Brazilian Pentecostals: Church Growth Endangered by Socialist Embrace
By Julio Severo
The Associated Press published a curious report on Brazil this week. The report said,
Pentecostalism was once seen as a major threat to Brazil’s Catholic Church. Pentecostal churches, many of them founded by U.S. evangelicals, saw their membership double to more than 12 percent of the country's population over the 1990s, with about half of the congregants estimated to be former Catholics.
During the 1990s, Brazil’s economy suffered from hyperinflation and other woes, and Pentecostal churches aggressively recruited in the slums and poor outskirts of Brazil’s cities by offering nuts-and-bolts self-improvement advice as well as Christian ministry.
Since 2003, however, Pentecostal churches have seen growth slow. The percentage of Brazilians calling themselves Pentecostals edged up from 12.5 percent of the population to 13.3 percent.
Fascinatingly, 2003 is the date when former President Luiz Inácio “Lula” da Silva began his pro-abortion and pro-sodomy administration.
In the past, Lula and his socialism were seen as “demonic” by Pentecostals. In their turn, Pentecostals were seen as “radicals” by Protestants.
Yet, by the efforts of a former Presbyterian superstar minister, who worked to make Lula and his ideology pleasant to evangelicals, Pentecostals began to do what some major Protestant (Presbyterian, Lutheran, Methodist, etc.) leaders had been doing for decades: to march at the Marxist tune.
Protestant churches in this march are basically stagnant, numerically and spiritually. Unsurprisingly, Pentecostal churches began to suffer a slow grow after deciding to march with Protestants.
In the 2002 presidential election, for the first time in the Protestant history in Brazil, 500 major traditional Protestant, Pentecostal and neo-Pentecostal leaders joined hands to elect Lula.
The former Presbyterian superstar? Since his progressive work in the 1990s to lead Pentecostals and neo-Pentecostals to follow Theology of Integral Mission (the Protestant variant of the Marxist Liberation Theology), he has been leading a disgraced life. His former glory collapsed after the financial and sexual scandals destroyed his marriage and ministry in the late 1990s.
Yet, his moral collapse happened too late to save at least Pentecostal and neo-Pentecostal churches from his progressive ideas embraced by Protestants. Pentecostals were mesmerized by his persuasive, progressive intellectual arguments, which brought ideological growth, but no spiritual growth. They forgot Apostle Paul’s words,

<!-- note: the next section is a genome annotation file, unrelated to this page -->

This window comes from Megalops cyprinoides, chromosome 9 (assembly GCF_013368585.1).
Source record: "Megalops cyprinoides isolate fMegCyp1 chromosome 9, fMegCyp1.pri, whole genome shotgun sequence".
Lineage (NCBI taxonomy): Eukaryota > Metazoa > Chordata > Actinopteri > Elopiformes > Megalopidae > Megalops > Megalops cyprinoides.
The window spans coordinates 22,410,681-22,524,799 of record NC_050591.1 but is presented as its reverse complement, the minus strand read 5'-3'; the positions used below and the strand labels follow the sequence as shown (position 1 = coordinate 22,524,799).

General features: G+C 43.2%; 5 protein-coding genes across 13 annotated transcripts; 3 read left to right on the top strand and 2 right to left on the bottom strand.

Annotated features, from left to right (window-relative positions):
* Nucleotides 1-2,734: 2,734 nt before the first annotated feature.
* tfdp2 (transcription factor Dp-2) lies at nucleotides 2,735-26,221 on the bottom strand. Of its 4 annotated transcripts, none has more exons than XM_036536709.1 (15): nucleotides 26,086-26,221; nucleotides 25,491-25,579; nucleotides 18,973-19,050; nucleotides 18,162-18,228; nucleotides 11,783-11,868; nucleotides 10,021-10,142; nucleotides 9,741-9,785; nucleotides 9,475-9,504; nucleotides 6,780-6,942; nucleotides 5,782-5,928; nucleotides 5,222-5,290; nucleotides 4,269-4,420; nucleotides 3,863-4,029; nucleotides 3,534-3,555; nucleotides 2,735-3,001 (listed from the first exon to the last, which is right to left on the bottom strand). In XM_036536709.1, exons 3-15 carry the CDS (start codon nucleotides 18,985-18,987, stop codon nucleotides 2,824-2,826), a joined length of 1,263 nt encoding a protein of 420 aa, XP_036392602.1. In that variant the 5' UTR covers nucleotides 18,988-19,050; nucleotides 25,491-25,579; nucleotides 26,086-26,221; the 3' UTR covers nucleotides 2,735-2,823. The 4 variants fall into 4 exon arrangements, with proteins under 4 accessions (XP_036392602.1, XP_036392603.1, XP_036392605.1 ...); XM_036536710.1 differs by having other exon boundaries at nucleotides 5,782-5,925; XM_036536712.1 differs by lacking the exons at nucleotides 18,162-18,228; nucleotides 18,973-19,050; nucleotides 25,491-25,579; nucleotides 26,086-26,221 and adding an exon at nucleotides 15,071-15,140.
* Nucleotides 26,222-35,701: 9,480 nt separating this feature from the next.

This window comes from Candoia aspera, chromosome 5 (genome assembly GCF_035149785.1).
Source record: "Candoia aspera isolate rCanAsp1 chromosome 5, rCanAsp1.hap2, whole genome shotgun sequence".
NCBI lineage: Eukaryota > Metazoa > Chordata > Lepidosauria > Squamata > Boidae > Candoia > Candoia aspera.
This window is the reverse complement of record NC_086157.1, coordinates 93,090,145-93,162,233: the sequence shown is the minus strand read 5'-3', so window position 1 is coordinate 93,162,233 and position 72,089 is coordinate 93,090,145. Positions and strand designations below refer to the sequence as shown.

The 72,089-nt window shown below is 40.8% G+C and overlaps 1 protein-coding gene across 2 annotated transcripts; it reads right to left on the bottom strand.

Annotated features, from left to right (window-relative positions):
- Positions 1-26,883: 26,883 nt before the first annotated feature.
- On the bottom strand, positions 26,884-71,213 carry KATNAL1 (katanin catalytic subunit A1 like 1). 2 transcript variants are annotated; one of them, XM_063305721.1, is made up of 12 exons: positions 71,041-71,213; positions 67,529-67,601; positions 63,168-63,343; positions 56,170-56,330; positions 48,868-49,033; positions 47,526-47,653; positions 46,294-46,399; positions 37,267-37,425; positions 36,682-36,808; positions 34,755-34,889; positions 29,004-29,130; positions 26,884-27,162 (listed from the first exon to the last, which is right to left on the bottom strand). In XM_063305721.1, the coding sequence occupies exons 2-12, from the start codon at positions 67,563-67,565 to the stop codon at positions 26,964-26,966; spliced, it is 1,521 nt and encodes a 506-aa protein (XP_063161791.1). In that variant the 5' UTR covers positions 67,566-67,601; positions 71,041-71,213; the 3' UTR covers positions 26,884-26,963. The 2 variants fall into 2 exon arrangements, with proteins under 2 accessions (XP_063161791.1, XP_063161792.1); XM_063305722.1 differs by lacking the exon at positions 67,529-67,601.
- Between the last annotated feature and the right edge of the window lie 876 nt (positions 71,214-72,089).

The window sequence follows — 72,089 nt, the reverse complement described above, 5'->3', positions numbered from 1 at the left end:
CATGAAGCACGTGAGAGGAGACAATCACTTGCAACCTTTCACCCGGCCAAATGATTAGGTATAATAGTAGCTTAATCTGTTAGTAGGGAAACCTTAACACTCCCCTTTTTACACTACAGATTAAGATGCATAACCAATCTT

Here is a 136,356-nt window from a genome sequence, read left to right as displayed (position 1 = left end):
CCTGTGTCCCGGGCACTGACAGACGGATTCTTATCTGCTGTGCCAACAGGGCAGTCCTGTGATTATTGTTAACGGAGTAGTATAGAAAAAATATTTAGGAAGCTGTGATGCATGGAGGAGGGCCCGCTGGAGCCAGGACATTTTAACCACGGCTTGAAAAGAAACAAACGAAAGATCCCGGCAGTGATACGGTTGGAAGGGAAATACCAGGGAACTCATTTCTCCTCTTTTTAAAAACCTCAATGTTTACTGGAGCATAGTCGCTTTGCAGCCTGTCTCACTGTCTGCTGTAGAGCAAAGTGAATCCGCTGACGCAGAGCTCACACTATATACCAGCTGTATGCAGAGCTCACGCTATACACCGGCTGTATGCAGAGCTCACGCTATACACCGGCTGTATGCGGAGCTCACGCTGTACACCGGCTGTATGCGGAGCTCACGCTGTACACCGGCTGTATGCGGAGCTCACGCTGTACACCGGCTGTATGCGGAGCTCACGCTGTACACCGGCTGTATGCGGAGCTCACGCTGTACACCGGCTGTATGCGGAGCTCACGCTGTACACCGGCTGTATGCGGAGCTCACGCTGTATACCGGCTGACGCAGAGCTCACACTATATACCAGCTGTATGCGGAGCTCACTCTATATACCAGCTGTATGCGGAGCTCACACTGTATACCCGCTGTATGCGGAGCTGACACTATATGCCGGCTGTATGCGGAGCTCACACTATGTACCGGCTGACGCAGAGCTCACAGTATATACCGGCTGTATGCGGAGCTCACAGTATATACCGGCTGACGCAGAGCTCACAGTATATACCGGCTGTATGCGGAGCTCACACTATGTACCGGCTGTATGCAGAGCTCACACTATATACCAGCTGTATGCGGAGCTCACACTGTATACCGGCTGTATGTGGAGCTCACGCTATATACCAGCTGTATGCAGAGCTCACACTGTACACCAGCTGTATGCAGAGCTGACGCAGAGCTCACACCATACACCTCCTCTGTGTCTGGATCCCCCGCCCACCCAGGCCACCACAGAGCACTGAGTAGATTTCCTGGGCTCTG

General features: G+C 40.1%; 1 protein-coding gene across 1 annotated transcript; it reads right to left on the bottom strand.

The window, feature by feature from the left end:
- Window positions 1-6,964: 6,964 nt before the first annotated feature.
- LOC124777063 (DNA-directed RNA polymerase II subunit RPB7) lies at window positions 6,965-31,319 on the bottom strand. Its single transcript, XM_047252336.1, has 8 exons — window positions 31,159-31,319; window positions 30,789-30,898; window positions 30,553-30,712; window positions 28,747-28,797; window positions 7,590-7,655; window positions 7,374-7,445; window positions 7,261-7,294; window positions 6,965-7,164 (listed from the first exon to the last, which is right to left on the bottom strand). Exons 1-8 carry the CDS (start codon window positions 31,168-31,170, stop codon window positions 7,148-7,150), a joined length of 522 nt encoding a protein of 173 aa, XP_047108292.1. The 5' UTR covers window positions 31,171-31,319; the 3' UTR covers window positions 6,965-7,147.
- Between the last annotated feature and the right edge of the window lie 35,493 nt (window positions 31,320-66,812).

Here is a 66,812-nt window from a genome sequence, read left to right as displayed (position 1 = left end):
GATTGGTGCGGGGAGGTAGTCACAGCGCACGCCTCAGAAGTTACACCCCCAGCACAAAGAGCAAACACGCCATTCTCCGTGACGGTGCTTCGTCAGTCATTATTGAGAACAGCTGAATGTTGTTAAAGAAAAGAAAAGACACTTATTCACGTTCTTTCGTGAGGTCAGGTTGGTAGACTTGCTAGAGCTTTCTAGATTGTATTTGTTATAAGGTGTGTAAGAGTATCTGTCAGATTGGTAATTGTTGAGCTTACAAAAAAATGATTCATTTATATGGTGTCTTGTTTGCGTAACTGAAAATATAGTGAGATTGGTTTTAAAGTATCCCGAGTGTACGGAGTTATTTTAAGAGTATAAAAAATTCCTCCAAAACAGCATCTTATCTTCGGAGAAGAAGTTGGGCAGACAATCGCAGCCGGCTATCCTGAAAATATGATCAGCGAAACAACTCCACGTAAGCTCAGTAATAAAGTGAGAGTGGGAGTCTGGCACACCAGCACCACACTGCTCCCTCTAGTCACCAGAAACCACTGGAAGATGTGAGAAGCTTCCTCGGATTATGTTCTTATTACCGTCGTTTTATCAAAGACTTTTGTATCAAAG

“My speech and my message were not in plausible words of wisdom, but in demonstration of the Spirit and of power.” (1 Corinthians 2:4 ESV)
Enticed by the arguments of the Presbyterian superstar, many Pentecostals and neo-Pentecostals stopped seeing Lula, his party and socialism as “demonic”.
The consequences were just appalling. The socialist ideology and policies that Lula and his comrades injected in the Brazilian State have experienced extraordinary growth, while Pentecostals and neo-Pentecostals have seen slow growth.
|Socialism: dead end for the church|
The AP report was unable to recognize it, but 2003 is an unforgettable date in the Brazilian history. It was the year that Lula began to rule with his radical politically-correct agenda of homosexuality and abortion. It was the year that began the slow growth of Pentecostals.
Socialism is a religion. It requires you, your family, your pocket, your health, your children, their health, their education, your view, your dreams, etc.
Anytime any Christian group adheres to it, it gets weaker and socialism gets stronger.
Brazilian Pentecostals had plenty of opportunities to learn it from the tragic liberal experience of progressive Catholics and many of their Protestant brothers, especially the former Presbyterian superstar, but they did not want.
Now, they have no choice: they will learn it from their own sins.
Portuguese version of this article: Pentecostais do Brasil: Crescimento da igreja em risco por causa do socialismo
Brazilian Pentecostal televangelist Silas Malafaia and his support to socialist politicians in Brazil